Improving Paraphrase Detection with the Adversarial Paraphrasing Task
Proceedings of the 59th Annual Meeting of the Association for Computational Linguistics and the 11th International Joint Conference on Natural Language Processing (Volume 1: Long Papers)
If two sentences have the same meaning, it should follow that they are equivalent in their inferential properties, i.e., each sentence should textually entail the other. However, many paraphrase datasets currently in widespread use rely on a sense of paraphrase based on word overlap and syntax. Can we teach them instead to identify paraphrases in a way that draws on the inferential properties of the sentences, and is not over-reliant on lexical and syntactic similarities of a sentence pair? We apply the adversarial paradigm to this question, and introduce a new adversarial method of dataset creation for paraphrase identification: the Adversarial Paraphrasing Task (APT), which asks participants to generate semantically equivalent (in the sense of mutually implicative) but lexically and syntactically disparate paraphrases. These sentence pairs can then be used both to test paraphrase identification models (which get barely random accuracy) and then improve their performance. To accelerate dataset generation, we explore automation of APT using T5, and show that the resulting dataset also improves accuracy. We discuss implications for paraphrase detection and release our dataset in the hope of making paraphrase detection models better able to detect sentence-level meaning equivalence.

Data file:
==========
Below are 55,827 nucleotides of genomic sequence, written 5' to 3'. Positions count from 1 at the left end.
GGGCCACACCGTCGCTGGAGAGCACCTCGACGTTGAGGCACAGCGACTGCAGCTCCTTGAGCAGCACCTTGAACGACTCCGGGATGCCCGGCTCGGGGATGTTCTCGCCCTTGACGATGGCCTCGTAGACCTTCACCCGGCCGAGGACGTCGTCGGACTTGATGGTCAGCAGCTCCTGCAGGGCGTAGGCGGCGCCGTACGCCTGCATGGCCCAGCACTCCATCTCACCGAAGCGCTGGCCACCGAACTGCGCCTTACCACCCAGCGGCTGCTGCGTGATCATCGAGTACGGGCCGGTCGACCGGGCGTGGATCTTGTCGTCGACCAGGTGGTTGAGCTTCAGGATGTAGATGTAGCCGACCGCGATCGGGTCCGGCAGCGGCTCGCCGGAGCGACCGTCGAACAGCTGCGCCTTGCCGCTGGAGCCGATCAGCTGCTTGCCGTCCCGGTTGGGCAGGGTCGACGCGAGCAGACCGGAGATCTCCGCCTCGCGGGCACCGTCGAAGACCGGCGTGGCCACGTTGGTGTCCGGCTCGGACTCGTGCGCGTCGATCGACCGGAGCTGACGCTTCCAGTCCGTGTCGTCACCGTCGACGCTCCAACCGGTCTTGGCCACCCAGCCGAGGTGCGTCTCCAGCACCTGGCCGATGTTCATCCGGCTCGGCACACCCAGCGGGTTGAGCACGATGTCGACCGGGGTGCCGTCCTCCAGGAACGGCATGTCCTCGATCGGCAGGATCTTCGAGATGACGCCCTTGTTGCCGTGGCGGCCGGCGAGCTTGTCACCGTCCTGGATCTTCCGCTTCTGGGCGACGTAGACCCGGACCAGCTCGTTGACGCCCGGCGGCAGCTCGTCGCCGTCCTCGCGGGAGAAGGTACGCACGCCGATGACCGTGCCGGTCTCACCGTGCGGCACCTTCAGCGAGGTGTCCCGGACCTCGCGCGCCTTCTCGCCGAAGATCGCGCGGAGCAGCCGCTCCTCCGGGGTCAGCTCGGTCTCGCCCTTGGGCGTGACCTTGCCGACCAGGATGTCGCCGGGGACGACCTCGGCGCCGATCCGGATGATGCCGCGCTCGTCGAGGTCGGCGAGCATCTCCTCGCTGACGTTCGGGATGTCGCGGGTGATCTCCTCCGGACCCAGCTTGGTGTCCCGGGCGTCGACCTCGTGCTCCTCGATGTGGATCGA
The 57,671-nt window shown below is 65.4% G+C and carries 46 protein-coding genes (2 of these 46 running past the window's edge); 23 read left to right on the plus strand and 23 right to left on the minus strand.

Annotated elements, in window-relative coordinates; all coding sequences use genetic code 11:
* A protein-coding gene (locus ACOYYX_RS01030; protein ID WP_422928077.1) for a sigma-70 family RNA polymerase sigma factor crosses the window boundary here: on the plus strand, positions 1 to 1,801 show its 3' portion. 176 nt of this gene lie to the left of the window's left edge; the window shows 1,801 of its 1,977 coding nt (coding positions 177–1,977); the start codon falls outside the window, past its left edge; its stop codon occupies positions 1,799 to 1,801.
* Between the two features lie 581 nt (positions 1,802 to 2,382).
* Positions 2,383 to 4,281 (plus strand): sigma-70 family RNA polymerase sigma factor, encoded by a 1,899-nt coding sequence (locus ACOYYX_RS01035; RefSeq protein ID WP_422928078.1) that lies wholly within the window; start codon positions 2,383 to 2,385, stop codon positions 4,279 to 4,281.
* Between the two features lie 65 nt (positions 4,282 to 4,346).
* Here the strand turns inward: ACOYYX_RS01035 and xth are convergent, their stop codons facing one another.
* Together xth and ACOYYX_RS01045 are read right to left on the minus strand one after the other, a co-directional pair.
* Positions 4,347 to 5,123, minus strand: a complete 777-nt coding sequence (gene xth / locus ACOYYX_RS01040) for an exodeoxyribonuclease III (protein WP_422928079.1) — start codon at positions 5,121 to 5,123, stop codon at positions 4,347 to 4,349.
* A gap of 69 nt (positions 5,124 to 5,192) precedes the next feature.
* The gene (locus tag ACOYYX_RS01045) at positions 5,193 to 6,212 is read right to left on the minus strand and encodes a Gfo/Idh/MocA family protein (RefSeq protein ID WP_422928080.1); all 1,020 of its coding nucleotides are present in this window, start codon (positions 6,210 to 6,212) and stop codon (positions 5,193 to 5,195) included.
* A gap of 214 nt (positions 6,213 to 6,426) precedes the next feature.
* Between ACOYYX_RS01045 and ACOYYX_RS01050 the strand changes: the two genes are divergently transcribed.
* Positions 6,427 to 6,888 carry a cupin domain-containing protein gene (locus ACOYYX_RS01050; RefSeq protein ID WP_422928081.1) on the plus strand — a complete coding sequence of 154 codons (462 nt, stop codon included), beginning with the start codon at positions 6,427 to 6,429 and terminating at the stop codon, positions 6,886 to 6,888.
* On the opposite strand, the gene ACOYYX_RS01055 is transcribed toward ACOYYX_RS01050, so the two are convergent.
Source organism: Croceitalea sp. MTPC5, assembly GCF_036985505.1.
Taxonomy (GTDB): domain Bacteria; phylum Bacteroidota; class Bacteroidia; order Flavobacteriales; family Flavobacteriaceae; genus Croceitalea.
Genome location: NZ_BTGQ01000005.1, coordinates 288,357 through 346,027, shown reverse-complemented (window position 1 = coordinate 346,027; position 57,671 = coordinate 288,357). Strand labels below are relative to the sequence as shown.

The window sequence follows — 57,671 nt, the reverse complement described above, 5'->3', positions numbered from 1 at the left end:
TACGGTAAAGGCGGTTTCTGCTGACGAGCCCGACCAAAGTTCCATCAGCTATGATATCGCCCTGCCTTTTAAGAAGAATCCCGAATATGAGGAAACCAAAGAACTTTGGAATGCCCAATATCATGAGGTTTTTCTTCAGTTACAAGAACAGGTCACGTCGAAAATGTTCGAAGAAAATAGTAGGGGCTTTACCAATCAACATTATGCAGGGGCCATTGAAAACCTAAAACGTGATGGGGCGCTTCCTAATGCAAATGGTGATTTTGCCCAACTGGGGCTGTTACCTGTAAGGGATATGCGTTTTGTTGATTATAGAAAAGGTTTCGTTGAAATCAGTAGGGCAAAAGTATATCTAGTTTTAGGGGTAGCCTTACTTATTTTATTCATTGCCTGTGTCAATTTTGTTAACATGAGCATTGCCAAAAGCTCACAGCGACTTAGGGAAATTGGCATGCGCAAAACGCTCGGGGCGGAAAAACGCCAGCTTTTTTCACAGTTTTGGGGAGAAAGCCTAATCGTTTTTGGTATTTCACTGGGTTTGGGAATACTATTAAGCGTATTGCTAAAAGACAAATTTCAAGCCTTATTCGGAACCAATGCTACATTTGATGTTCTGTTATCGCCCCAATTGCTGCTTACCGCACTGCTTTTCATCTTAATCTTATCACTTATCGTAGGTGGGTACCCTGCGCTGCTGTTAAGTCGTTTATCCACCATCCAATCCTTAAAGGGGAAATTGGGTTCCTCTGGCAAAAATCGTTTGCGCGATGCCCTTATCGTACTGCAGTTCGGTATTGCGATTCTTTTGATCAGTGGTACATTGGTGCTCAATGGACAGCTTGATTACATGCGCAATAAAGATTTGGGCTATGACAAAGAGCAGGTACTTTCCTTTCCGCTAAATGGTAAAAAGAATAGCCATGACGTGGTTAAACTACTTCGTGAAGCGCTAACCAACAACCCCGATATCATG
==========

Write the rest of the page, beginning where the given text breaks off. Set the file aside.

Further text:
Can Transformer Language Models Predict Psychometric Properties?
Antonio Laverghetta Jr.
Proceedings of *SEM 2021: The Tenth Joint Conference on Lexical and Computational Semantics
Transformer-based language models (LMs) continue to advance state-of-the-art performance on NLP benchmark tasks, including tasks designed to mimic human-inspired “commonsense” competencies. To better understand the degree to which LMs can be said to have certain linguistic reasoning skills, researchers are beginning to adapt the tools and concepts of the field of psychometrics. But to what extent can the benefits flow in the other direction? I.e., can LMs be of use in predicting what the psychometric properties of test items will be when those items are given to human participants? We gather responses from numerous human participants and LMs (transformer- and non-transformer-based) on a broad diagnostic test of linguistic competencies. We then use the responses to calculate standard psychometric properties of the items in the diagnostic test, using the human responses and the LM responses separately. We then determine how well these two sets of predictions match. We find cases in which transformer-based LMs predict psychometric properties consistently well in certain categories but consistently poorly in others, thus providing new insights into fundamental similarities and differences between human and LM reasoning.